The cold water hater embracing wild swimming in north Wales

When Emma Marshall's children urged her to jump into a cold river on a hot spring day in 2020, her first instinct was a resounding no.

"My friends, my family will all tell you, 'Emma hates cold water'. I'd do anything to avoid it," she says.

So how is it the Bangor University lecturer has gone from cold water-phobic to an author of a book about wild swims?

That day, in the beautiful environs of her native Eryri, or Snowdonia, she had a road to Damascus moment.

On their daily lockdown walk to the Afon (River) Ogwen near her home in Bethesda, Gwynedd, "my kids forced me to go in basically", she laughs.

And far from hating it, she says: "As soon as I got in, I thought, 'oh my god, this is amazing'. I just got hooked straight away.

"The Afon Ogwen is beautiful and it changes throughout its course, but near us it's very wooded, and quite wide and rocky, and it's just divine.

"It was a very good place to start. You couldn't help but love that. Snowdonia, Eryri, it is a paradise for wild swimming."

Emma was already a keen runner and hiker, and as a consequence knew many routes around Eryri already. But now the focus of her outings changed to incorporate a mountainside dip wherever she went.

"I would think about all those places I could remember from my walks and just started doing walks or runs into the mountainside to get to those places," she explains.

Although she is happy to swim anywhere, her favourite type of dip is one that involves a waterfall.

"Hands down, always waterfall pools," she says.

"I think they're just so exciting."

There is "a little bit of science" behind the attraction too, she says.

Emma added: "It's something to do with running, crashing water. Apparently there are negative ions created by that but that is a good thing.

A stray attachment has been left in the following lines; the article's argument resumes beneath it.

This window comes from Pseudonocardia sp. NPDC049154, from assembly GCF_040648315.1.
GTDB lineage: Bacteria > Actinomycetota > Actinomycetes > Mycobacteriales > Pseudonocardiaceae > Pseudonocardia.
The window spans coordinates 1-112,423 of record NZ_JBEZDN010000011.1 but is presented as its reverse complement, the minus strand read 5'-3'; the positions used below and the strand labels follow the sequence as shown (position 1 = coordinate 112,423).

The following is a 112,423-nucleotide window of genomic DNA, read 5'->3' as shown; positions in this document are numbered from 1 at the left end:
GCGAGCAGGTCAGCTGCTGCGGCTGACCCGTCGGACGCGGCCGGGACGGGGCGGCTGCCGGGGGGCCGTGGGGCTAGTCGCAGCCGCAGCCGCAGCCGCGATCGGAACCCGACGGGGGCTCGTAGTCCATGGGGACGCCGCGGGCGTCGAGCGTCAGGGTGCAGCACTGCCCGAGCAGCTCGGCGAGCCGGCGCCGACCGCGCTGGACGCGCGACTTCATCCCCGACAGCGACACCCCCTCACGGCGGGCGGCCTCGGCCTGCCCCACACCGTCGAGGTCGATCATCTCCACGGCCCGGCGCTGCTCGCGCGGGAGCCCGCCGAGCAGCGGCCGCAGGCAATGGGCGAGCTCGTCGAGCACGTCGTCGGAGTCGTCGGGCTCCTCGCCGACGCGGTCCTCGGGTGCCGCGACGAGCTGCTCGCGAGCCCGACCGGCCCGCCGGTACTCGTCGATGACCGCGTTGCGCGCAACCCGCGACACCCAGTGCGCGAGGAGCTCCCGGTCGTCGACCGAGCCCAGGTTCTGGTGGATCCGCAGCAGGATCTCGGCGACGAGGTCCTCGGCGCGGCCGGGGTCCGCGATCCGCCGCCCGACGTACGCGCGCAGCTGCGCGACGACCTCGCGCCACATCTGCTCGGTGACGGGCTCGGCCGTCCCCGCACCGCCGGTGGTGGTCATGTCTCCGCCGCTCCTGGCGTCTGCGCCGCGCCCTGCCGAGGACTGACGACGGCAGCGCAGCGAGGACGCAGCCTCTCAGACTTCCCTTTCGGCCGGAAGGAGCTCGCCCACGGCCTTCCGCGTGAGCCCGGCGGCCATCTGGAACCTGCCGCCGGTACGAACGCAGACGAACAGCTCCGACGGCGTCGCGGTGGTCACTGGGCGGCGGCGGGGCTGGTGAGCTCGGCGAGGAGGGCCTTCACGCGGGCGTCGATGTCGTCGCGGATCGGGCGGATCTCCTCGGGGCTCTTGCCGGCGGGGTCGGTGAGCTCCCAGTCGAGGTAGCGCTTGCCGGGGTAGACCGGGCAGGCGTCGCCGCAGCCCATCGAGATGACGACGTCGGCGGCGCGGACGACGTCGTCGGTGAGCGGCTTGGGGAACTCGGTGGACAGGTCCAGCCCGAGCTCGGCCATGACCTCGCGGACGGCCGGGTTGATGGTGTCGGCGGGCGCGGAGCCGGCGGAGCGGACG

"It's why you get that feelgood factor. It's that sharpening of the brain as a result of that rushing water.

"I think that might be why I love waterfalls so much, but also, they're just so pretty."

Despite her commitment to year round immersion, Emma does not think of herself as a stereotypically good swimmer, and has plenty of safety tips in the book.

"I never stay in long. I'm not really a strong swimmer. I'm a good dipper," she explains.

"But in the winter particularly it is sometimes a case of dunking and coming straight out again.

"It still gives you that dopamine hit. It's a good drug to have."

And as her joy in taking a dip increased over time, the idea of sharing some of her knowledge began to form.

But she was conscious she also wanted to protect the environment she loved.

"I love doing it so much, you know, and I post a lot of pictures on Instagram of my swims and my walks," Emma adds.

"I never actually say where they are though because I think that sort of responsibility you have - it's too easy on Instagram for people just to go 'right I'm going there', no research."

But even spots Emma considered to be well-known attracted curiosity and it occurred to her to see if there was a wild swimming walks book available.

When she saw there were some covering other parts of the country but not Eryri, she started to think she might just be the person to fill the gap.

She added: "This book is going to be written by somebody else if I don't do it, and I know I can do it properly.

"I can do it in a way which talks about the importance of how you treat your environment, and choosing the places carefully about where I take people to."

She has deliberately not shared all the places she goes to, as she considers the delicate balance of nature in some areas could get overwhelmed by too many visitors.

The book, Wild Swim Walks Eryri has just been released, and details 28 routes across the national park.

And while she says the last swim she has done is always her favourite while it is in her head, if she had to pick one it involves a walk in the Glyderau mountains, to the north-east of Yr Wyddfa, or Snowdon.

"This is one of the more challenging walks in the book. It's more of a pool than a lake," she says.

"It's called Llyn Caseg-Ffraith, which means the lake of the speckled mare.

"It's just the most perfect mountain pool. It's backdrop is Tryfan [mountain]. I've swum there quite a number of times at sunrise, and the sun rises and is reflected on to Tryfan and it glows pink.

"Then we go over to Llyn Bochlwyd and the topography changes; it gets a bit busier and the topography changes. There's a really tumbling stream which comes down into Llyn Ogwen.

"It's such a treat for the senses."